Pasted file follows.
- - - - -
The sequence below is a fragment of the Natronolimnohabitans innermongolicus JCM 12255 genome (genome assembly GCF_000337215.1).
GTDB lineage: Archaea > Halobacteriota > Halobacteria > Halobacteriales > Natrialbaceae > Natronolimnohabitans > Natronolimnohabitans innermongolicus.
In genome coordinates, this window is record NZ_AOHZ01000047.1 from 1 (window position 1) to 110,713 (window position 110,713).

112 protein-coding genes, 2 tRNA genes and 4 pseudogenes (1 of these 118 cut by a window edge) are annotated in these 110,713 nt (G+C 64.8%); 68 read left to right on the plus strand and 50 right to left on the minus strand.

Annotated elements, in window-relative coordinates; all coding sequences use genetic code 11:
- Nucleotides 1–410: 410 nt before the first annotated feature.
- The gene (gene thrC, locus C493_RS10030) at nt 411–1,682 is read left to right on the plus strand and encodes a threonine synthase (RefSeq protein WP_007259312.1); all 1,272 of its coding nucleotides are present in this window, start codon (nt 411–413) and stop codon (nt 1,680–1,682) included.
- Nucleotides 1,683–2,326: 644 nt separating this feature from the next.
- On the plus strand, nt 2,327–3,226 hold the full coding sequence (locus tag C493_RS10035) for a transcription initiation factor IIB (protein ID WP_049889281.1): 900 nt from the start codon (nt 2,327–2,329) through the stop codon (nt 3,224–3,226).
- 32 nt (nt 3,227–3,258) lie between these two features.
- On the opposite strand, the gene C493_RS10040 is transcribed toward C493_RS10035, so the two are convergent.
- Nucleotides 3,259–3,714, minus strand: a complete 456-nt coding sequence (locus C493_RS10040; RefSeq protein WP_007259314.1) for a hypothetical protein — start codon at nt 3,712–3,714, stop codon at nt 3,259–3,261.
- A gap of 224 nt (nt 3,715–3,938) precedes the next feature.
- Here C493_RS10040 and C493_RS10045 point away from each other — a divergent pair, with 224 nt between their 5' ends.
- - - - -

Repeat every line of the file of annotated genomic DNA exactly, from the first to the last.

The sequence below is a fragment of the Natronolimnohabitans innermongolicus JCM 12255 genome (genome assembly GCF_000337215.1).
GTDB lineage: Archaea > Halobacteriota > Halobacteria > Halobacteriales > Natrialbaceae > Natronolimnohabitans > Natronolimnohabitans innermongolicus.
In genome coordinates, this window is record NZ_AOHZ01000047.1 from 1 (window position 1) to 110,713 (window position 110,713).

112 protein-coding genes, 2 tRNA genes and 4 pseudogenes (1 of these 118 cut by a window edge) are annotated in these 110,713 nt (G+C 64.8%); 68 read left to right on the plus strand and 50 right to left on the minus strand.

Annotated elements, in window-relative coordinates; all coding sequences use genetic code 11:
- Nucleotides 1–410: 410 nt before the first annotated feature.
- The gene (gene thrC, locus C493_RS10030) at nt 411–1,682 is read left to right on the plus strand and encodes a threonine synthase (RefSeq protein WP_007259312.1); all 1,272 of its coding nucleotides are present in this window, start codon (nt 411–413) and stop codon (nt 1,680–1,682) included.
- Nucleotides 1,683–2,326: 644 nt separating this feature from the next.
- On the plus strand, nt 2,327–3,226 hold the full coding sequence (locus tag C493_RS10035) for a transcription initiation factor IIB (protein ID WP_049889281.1): 900 nt from the start codon (nt 2,327–2,329) through the stop codon (nt 3,224–3,226).
- 32 nt (nt 3,227–3,258) lie between these two features.
- On the opposite strand, the gene C493_RS10040 is transcribed toward C493_RS10035, so the two are convergent.
- Nucleotides 3,259–3,714, minus strand: a complete 456-nt coding sequence (locus C493_RS10040; RefSeq protein WP_007259314.1) for a hypothetical protein — start codon at nt 3,712–3,714, stop codon at nt 3,259–3,261.
- A gap of 224 nt (nt 3,715–3,938) precedes the next feature.
- Here C493_RS10040 and C493_RS10045 point away from each other — a divergent pair, with 224 nt between their 5' ends.